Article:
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One woman in eight will get breast cancer

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by Cancer Research UK | News

4 February 2011

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The lifetime risk of getting breast cancer has risen from one woman in nine to one in eight1 – according to Cancer Research UK.

New figures2 published today on World Cancer Day also show that breast cancer rates in the UK have increased by 3.5 per cent in 10 years with 47,700 women diagnosed with the disease in 2008 compared with 42,400 in 1999.

The biggest rise in rates was among women aged between 50 and 69 where cases increased by more than six per cent in the same 10 year period. Rates among younger women aged 25 to 49 dropped slightly by 0.5 per cent.

In 2008 around 22,900 women aged between 50 and 69 were diagnosed with breast cancer – almost half (48 per cent) of the total number of cases. Around 15,700 cases (33 per cent) were diagnosed in women over 70 and 9,100 cases (19 per cent) in women aged 25-49.

Lifestyle factors and having a family history of the disease increase a woman’s risk of breast cancer. Today, women tend to have fewer children later in life and this too increases risk.

Sara Hiom, Cancer Research UK’s director of health information, said: “Women cannot change their genes but small changes in everyday habits can help to reduce cancer risk. Cutting back on alcohol by keeping within government recommended limits of no more than 14 units a week (a small drink a day) helps. Taking more exercise and eating a diet high in fibre but low in saturated fat can help maintain a healthy weight – which in turn reduces breast cancer risk.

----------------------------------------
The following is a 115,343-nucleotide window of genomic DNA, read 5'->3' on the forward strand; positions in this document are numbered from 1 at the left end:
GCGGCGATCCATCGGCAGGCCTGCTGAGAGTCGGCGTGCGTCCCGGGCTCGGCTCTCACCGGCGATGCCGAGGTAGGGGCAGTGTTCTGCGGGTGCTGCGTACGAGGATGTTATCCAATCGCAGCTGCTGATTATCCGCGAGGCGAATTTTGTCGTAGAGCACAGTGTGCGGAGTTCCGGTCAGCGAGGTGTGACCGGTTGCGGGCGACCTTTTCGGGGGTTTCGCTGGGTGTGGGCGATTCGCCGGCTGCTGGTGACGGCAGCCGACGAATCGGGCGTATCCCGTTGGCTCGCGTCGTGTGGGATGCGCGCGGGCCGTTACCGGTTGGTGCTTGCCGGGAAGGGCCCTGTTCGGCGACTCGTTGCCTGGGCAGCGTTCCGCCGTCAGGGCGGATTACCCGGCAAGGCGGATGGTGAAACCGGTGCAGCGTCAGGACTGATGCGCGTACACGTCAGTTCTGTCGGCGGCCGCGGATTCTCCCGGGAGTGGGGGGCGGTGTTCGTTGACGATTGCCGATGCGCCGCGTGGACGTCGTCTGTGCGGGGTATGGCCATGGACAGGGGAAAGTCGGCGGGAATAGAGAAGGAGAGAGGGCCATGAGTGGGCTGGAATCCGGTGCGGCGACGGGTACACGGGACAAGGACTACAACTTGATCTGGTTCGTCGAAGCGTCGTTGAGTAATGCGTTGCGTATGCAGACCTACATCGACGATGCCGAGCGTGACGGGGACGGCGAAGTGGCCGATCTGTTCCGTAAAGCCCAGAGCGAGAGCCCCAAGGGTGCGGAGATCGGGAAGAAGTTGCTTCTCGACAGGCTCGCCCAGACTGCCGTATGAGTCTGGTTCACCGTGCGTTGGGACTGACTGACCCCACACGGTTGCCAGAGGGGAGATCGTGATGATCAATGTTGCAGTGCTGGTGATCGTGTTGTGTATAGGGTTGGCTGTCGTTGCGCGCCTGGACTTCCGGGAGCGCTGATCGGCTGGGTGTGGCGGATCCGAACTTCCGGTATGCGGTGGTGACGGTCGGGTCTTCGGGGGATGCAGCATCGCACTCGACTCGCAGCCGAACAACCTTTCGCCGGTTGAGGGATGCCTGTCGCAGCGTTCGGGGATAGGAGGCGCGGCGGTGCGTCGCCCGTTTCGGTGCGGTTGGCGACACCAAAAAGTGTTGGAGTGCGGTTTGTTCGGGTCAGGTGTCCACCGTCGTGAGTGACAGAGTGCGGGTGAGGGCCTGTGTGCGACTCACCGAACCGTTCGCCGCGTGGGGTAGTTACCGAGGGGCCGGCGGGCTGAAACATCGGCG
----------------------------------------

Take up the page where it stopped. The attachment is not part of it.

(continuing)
“Women should also discuss hormone replacement therapy with their doctor as long-term use can raise breast cancer risk.

“Mammograms will pick up breast cancers early on before they can be felt as a lump or spotted through other visible changes and we know that the earlier a cancer is detected the more successful treatment is likely to be so women can benefit by taking up invitations to breast screening.”

But there is good news on breast cancer survival. Almost two out of every three women with breast cancer now survive their disease beyond 20 years. And more than three-quarters of women diagnosed with breast cancer survive for at least 10 years or more. Research has been at the heart of this progress.


For press enquiries please contact the Cancer Research UK press office on 020 3469 8300, or the out of hours’ duty press officer on 07050 264059.